I recall John Derbyshire discussing his fondness for Anglican Hymns, despite not being an Anglican. He related a story from a friend who continued to attend regular services, despite no longer believing in God. The friend said it was out of loyalty to the old tribe. Similarly, Derb has a fondness for the Christian rituals of his people out of a loyalty to and fondness for the tradition. That, I suspect, is something all of us have for something or another in our lives. Maybe it is a holiday tradition or family tradition that no longer makes much sense or possibly never made any sense.
An example in my own life is the making of chipped beef on toast over Thanksgiving. My father loved that breakfast. It is classic enlisted man food that carried into the American working class after World War II. I have few fond memories of my father, but it reminds me of better times for some reason. It is a tradition I have upheld to this day. Again, there’s nothing rational about it, but there’s an emotional tug that is impossible to resist.
I’ve been thinking about that today as the election draws near. I have voted since I was able to vote. I’ve voted in off-year elections and municipal elections, even when the stakes were so low that barely anyone else bothered to vote. I voted in the 1990’s when it was clear to me the GOP was rejecting every lesson learned in the Reagan years and were sprinting to catch the Liberal Democrats. I voted when that stone stupid sock puppet George Bush was president. I even voted in 2008 when the choice was between a dimwitted neophyte with nothing more than race on his side and an insane old man who barely knows where he is most of the time.
In 2012 I went to my polling place with the enthusiasm of a man heading for the gallows. Romney was not much of an upgrade to Obama in my view, but I’ve had to select between worse choices. I once had Ted Kennedy as my senator and Joe Kennedy as my Congressman. Imagine that. Plus, the chance to maybe get rid of the execrable Barak Obama was something.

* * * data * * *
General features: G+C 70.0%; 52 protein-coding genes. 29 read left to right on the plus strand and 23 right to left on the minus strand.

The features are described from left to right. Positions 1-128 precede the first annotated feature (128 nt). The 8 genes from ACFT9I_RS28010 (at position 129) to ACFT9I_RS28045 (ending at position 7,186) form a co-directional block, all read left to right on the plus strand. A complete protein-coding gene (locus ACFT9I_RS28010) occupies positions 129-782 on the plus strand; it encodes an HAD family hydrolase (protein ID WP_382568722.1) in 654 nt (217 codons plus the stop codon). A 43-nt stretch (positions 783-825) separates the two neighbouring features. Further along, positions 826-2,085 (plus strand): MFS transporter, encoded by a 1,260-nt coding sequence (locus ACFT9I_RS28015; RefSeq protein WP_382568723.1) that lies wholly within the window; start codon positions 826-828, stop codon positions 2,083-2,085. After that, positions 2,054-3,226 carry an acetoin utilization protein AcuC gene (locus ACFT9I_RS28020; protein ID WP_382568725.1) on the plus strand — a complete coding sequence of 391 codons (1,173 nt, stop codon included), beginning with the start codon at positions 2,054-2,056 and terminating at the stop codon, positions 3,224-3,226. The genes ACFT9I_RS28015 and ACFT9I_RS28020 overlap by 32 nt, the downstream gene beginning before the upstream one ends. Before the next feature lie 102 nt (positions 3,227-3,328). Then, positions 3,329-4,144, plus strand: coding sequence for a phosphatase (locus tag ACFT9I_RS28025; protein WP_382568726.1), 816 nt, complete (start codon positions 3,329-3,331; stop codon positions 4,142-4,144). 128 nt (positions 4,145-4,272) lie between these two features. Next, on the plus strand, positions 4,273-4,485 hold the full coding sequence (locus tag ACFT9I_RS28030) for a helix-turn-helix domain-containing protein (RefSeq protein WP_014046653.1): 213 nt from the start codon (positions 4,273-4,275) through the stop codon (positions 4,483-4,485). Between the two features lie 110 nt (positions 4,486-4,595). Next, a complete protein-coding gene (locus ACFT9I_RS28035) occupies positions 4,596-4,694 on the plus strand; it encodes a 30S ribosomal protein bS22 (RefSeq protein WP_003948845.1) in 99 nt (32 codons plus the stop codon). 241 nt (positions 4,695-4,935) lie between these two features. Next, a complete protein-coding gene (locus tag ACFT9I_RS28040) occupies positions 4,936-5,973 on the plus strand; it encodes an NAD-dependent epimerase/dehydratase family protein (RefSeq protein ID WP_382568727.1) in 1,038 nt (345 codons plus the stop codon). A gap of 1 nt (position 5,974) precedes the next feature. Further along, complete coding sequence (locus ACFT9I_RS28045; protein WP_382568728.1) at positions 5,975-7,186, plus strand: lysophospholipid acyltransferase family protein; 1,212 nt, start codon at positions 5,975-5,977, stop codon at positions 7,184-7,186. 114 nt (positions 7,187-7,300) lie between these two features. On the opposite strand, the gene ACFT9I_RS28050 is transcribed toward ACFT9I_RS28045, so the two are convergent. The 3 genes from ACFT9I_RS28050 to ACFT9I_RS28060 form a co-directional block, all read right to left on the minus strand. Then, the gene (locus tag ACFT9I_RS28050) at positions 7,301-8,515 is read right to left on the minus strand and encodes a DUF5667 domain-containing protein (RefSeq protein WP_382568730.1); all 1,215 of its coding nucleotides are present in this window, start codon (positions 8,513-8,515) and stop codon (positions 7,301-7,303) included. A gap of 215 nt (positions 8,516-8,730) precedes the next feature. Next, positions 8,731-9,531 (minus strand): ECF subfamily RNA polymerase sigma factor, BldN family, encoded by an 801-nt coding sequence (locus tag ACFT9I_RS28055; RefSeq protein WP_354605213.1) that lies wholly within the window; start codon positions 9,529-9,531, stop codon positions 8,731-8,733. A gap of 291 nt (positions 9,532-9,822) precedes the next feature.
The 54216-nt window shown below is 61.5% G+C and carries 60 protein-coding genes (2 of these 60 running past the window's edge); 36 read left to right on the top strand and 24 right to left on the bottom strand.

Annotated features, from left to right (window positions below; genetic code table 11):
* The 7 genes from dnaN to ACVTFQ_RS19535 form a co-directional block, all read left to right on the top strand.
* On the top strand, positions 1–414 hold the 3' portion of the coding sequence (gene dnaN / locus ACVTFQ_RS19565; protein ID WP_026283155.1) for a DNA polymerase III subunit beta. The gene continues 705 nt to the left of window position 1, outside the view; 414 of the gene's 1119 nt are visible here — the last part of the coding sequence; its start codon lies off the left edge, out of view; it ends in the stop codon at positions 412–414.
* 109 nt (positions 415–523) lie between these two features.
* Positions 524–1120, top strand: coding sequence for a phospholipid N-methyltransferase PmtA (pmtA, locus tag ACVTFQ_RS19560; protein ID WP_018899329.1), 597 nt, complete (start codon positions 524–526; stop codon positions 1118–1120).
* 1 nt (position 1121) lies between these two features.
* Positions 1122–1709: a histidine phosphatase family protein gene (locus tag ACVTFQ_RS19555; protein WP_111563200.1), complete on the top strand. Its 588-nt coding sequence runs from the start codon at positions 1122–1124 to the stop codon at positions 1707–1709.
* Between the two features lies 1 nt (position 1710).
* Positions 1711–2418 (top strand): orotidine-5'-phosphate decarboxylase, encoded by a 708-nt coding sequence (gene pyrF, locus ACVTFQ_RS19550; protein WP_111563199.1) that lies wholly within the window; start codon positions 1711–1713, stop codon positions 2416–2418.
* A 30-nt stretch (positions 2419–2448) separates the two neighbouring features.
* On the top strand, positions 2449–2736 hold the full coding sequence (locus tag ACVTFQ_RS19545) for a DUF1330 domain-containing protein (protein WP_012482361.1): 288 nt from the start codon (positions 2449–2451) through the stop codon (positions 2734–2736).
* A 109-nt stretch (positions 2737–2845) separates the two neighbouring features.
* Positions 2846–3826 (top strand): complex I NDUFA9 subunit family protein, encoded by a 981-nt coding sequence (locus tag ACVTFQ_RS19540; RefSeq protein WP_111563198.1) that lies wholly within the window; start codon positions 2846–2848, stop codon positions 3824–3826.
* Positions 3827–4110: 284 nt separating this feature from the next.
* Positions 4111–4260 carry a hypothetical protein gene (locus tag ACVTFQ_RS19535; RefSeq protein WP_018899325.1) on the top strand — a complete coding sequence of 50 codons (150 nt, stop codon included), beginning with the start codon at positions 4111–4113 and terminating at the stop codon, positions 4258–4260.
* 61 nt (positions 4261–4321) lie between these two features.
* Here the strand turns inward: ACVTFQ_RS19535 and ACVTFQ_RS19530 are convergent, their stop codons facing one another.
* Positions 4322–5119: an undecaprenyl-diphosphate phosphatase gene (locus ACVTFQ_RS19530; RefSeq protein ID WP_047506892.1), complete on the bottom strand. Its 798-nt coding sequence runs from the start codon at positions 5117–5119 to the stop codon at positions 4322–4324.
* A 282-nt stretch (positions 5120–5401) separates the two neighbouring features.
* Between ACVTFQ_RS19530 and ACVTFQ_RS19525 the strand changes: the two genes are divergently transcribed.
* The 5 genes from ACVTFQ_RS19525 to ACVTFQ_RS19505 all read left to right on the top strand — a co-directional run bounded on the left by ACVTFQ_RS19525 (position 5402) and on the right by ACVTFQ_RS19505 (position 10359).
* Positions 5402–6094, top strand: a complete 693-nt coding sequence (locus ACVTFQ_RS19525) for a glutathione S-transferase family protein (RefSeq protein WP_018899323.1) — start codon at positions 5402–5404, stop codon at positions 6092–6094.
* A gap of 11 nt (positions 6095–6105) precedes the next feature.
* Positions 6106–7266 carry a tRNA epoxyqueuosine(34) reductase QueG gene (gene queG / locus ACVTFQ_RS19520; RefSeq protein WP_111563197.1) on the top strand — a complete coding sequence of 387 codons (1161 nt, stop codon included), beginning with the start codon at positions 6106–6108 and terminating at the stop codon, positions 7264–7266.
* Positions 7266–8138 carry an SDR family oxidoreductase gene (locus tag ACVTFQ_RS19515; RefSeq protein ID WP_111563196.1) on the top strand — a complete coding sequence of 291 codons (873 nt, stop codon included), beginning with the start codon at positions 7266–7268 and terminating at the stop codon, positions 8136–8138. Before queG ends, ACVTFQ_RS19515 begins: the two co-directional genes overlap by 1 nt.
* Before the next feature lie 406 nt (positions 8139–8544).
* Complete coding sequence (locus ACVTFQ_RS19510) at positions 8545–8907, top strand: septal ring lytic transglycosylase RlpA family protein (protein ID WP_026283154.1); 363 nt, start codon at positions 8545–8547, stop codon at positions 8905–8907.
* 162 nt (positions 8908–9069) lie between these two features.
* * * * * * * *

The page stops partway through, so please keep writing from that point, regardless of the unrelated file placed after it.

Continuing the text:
As I was walking in I spotted a school bus unloading a bunch of Aztecs and Mayans. An old white woman was handing them instructions and speaking to them in bad Spanish. Clearly the Democrat GOTV effort was set to eleven. Bussing in illegal aliens in a district with 99% Democrat electorate is going the extra mile.
Inside I got in-line behind a chubby white girl with a fuchsia afro and a tackle box full of metal in her face. She was furiously tapping on her phone to some other dimwit. Behind me the Mayans were filing in, jibber-jabbering to one another in Mam. The poll workers were shuffling around from station to station, doing something. Every once in a while one of them would bark out a command. The pointlessness of it was overwhelming. The nitwit in front of me and the Mayans behind would surely cancel my vote many times over. I walked out without voting.
That was the first election I had skipped as an adult and I felt bad about it, but I was done voting. It is one thing to hang with an old pointless custom out of sentimentality. It is quite another to infuriate yourself doing something you vaguely sense is doing you harm. I skipped the last primary, despite some nagging sense of obligation creeping in on me. The lack of contested races made it easier. I live in a one party state so not voting is a bit easier, but the old sense of obligation was creeping in on me again.
Still, that old sense of obligation is there. It is not that my vote counts or that I really care who wins. That’s not my fault. Forces beyond my control have made my citizenship worthless. What I can control is how I discharge my duties and obligations. That means I’ll probably stop at my polling place in the morning and cast my ballot. The choices may be awful and I may hate having to vote for any of them, but at least I will have done my duty. My country may not care much for me and citizenship may mean nothing, but I still can be a good citizen. At least I’ll have that.